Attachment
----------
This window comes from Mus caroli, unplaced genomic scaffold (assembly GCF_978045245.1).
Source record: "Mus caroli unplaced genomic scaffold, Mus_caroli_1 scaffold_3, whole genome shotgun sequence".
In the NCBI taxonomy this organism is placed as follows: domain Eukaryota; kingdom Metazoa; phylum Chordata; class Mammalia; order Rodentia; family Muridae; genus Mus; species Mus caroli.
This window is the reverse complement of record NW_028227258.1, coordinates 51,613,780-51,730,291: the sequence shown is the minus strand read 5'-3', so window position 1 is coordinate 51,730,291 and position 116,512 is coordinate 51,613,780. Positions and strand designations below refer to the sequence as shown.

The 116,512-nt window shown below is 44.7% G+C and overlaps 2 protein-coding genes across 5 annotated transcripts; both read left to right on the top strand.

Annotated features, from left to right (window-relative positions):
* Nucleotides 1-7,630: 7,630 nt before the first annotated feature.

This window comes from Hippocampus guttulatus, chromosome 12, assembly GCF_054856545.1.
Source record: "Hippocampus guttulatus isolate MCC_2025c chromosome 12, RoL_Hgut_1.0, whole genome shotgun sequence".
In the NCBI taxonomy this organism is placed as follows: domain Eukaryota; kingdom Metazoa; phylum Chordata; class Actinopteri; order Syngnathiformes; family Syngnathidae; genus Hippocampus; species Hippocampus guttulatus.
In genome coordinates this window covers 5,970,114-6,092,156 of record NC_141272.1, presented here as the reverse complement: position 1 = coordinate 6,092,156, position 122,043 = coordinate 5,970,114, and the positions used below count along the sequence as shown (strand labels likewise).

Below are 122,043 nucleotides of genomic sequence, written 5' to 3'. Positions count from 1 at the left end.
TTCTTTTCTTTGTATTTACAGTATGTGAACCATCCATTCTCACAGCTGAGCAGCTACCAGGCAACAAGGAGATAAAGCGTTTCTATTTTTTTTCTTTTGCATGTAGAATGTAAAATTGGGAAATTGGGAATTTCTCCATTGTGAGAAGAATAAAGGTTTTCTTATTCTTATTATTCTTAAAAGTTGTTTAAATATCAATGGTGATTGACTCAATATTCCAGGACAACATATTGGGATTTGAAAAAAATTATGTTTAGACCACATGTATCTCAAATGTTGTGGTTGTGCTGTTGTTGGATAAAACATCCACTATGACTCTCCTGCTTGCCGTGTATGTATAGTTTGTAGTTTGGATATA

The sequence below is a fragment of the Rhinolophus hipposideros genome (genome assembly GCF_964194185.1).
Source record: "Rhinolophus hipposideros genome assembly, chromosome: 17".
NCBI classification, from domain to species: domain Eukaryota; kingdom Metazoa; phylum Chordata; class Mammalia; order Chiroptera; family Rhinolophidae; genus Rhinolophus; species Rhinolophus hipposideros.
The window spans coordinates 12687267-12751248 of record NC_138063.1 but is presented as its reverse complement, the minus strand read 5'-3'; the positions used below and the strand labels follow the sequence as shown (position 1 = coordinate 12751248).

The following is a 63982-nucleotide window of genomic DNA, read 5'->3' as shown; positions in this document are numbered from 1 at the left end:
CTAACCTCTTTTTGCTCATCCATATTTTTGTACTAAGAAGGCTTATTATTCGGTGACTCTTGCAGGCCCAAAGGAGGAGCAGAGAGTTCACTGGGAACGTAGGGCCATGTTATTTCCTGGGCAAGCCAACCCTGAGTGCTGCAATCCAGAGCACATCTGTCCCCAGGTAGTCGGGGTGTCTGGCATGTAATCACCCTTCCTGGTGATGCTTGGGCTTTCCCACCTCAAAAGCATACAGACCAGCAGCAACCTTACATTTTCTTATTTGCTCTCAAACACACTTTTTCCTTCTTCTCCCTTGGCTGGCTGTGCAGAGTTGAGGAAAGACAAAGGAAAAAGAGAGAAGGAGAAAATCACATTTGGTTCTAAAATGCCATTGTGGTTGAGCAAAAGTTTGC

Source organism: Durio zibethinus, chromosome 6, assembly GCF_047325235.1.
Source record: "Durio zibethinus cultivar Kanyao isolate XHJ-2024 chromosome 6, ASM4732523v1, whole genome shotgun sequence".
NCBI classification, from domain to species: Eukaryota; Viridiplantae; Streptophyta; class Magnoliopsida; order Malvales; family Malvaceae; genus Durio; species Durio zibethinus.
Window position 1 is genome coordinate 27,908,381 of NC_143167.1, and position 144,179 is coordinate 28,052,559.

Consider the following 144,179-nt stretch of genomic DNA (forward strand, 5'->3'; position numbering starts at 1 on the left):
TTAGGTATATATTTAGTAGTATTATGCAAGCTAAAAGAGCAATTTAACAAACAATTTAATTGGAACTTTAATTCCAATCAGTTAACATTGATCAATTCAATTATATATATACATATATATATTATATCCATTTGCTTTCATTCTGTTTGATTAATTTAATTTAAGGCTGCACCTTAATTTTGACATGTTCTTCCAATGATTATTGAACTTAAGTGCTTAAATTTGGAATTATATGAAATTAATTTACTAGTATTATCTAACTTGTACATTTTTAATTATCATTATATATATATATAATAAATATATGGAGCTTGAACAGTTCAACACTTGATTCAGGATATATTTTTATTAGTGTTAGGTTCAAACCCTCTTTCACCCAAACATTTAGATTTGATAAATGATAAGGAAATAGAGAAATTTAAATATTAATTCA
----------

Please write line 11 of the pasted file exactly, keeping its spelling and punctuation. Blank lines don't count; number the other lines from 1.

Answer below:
In genome coordinates this window covers 5,970,114-6,092,156 of record NC_141272.1, presented here as the reverse complement: position 1 = coordinate 6,092,156, position 122,043 = coordinate 5,970,114, and the positions used below count along the sequence as shown (strand labels likewise).